"YOU GUYS GOT FREE BEER IN THERE?" I was asked this question by a dealer while standing outside the door to a training seminar. My reply was, “No beer this time, but we’ve actually got something much better. We’re looking at specific triggers that drive customers to your dealership and how to increase your sales and gross profit. Come on in!”
He replied, “Uhhh no, that’s alright, man. But if you have free beer next year, we may join you.”
I couldn’t help but think to myself, “Next year? You likely won’t be in business next year.” That may sound harsh, but it is realistic.
And to be perfectly frank, if the dealers who care more about getting a free beer than they do increasing their performance and profitability end up closing their doors, the powersports industry will be better off.
As the old cliché goes, “You’re either growing or dying.” We’re all doing either one or the other at any given time. In a business sense, the industry needs more of the “growing” type of dealers who are striving to improve themselves and their teams to create high-performing dealerships.
Growing, or dying? Over the past decade of working with dealers, I’ve learned that most will tell you that they want to grow their businesses, and some of them do mean it. However, actions speak louder than words — and when the rubber meets the road, it seems that to some dealers, a beer is more important than their self-improvement.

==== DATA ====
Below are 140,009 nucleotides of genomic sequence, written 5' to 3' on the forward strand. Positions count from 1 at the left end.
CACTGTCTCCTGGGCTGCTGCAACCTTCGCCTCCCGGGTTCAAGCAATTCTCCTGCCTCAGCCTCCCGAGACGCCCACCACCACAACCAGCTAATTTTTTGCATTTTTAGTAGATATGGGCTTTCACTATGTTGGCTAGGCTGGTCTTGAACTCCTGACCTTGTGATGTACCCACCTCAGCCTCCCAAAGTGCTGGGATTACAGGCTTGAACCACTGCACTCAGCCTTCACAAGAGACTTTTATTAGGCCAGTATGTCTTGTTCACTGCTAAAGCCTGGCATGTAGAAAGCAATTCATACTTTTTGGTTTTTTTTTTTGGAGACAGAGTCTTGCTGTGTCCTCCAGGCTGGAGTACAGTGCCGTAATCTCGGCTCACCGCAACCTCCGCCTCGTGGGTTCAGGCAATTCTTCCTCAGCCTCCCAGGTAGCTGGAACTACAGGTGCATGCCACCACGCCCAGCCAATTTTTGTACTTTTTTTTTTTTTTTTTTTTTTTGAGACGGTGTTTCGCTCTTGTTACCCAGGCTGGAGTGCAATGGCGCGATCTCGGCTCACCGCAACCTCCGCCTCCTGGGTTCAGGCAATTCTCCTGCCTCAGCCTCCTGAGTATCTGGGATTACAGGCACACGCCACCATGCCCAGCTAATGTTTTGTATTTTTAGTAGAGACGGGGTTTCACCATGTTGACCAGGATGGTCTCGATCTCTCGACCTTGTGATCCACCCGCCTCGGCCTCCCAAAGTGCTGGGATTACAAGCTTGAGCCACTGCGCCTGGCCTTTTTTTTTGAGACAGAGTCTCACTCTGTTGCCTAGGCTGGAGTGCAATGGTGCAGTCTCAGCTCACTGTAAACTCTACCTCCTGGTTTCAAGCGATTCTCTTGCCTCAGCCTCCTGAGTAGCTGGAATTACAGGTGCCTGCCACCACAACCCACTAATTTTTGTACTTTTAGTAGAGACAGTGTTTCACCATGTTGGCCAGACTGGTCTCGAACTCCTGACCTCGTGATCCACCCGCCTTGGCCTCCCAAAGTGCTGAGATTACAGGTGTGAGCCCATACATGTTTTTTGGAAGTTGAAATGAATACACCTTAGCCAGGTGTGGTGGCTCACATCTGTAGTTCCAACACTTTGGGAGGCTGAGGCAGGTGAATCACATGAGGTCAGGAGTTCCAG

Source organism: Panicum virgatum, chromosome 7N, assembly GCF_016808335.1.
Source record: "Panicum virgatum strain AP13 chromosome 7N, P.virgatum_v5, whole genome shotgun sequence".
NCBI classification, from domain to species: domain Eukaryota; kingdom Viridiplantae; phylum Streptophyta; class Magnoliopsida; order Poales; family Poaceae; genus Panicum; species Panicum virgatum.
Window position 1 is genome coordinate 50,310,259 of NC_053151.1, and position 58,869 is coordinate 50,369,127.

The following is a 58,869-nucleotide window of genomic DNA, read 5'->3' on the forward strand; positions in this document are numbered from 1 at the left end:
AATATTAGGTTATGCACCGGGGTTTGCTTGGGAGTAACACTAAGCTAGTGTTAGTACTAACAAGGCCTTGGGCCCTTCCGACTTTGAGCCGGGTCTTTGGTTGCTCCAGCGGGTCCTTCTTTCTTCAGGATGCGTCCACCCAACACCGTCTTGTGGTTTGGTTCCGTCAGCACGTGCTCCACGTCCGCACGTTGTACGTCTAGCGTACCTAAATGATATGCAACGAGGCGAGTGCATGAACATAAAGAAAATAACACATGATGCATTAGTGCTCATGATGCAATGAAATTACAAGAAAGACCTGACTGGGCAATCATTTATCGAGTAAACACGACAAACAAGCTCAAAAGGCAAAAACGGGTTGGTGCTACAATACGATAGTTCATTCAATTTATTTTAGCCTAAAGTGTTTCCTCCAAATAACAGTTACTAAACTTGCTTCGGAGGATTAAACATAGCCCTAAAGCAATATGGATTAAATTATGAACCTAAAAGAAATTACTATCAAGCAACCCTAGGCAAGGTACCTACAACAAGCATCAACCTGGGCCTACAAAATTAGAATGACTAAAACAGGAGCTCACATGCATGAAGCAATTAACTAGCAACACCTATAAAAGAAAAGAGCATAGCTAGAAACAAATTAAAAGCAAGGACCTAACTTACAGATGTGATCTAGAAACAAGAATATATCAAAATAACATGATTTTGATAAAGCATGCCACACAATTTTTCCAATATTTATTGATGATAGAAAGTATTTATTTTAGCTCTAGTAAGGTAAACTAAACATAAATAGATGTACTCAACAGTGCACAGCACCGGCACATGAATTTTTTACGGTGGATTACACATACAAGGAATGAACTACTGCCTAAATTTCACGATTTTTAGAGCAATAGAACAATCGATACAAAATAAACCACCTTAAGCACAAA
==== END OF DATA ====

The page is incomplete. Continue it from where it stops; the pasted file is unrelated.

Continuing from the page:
One reason for this lack of discipline is due to the nature in which entrepreneurs start their businesses. Regardless of the niche or industry, people start businesses usually because they’re good at their trades. For instance, a plumber starts a plumbing business because he’s a good plumber. An electrician becomes an electrical contractor because he’s a good electrician. In zero of these instances is the owner a knowledgeable or qualified business professional.
This same thing happens in the powersports industry. Dealer principals get into the business of selling motorcycles and their parts and accessories because they’re passionate about motorcycles, not because they’re experienced or even qualified to run a business.
Being an enthusiast may be an integral part of success in this industry, but passion and enthusiasm alone won’t drive traffic to your dealership. It won’t improve your closing ratio and customer service, increase your value per customer, or multiply a customer’s frequency of visits. This is where consistent and ongoing self improvement and training come in — the growing instead of dying. It may seem difficult to mine through mountains of information, but discovering the gold nuggets is well worth the search.